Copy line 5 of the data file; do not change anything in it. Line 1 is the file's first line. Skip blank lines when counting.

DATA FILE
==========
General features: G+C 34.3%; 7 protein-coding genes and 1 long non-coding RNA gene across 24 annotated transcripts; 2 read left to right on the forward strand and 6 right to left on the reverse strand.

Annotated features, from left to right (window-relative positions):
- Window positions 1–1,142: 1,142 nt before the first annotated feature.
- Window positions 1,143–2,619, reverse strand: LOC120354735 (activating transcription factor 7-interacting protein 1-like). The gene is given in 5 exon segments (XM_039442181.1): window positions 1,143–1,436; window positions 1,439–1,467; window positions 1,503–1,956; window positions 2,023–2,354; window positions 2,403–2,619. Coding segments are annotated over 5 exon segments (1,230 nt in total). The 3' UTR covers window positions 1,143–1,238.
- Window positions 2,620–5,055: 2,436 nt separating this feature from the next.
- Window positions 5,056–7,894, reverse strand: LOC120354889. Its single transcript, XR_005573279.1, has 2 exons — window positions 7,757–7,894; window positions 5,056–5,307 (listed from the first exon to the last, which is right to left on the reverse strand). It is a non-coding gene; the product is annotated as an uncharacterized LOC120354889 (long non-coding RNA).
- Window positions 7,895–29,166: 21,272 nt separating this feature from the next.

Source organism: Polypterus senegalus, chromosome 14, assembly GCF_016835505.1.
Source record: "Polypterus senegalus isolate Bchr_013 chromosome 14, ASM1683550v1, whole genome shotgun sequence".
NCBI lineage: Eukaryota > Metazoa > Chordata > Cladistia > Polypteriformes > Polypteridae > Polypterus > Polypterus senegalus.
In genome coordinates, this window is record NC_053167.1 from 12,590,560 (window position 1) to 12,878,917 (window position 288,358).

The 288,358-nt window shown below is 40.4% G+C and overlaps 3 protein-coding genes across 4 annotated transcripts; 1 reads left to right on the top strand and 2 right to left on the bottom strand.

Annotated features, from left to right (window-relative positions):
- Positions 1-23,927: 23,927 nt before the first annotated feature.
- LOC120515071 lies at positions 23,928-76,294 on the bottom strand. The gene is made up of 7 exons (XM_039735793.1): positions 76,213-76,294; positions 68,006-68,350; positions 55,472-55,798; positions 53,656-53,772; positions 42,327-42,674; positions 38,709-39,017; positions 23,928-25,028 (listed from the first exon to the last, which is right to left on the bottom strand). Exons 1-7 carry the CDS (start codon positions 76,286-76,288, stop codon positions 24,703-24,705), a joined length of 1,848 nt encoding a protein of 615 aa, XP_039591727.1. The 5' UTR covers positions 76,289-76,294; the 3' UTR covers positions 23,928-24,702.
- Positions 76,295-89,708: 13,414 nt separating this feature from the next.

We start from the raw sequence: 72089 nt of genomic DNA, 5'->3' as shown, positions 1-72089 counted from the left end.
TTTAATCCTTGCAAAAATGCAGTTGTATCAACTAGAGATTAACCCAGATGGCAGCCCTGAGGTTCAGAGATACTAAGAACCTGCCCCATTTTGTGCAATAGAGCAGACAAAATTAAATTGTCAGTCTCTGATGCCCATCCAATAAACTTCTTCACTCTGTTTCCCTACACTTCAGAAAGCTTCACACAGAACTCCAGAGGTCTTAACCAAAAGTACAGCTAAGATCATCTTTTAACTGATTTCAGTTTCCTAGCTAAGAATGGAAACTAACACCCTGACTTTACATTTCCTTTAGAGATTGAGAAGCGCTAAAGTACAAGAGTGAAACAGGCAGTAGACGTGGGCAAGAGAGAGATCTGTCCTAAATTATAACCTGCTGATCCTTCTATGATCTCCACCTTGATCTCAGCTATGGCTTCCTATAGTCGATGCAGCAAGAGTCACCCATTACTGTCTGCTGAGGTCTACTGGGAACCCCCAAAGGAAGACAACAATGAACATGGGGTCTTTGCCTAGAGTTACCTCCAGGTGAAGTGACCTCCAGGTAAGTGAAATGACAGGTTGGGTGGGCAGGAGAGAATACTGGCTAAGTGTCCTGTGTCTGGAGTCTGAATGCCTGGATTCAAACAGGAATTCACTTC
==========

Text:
- Window positions 2,620–5,055: 2,436 nt separating this feature from the next.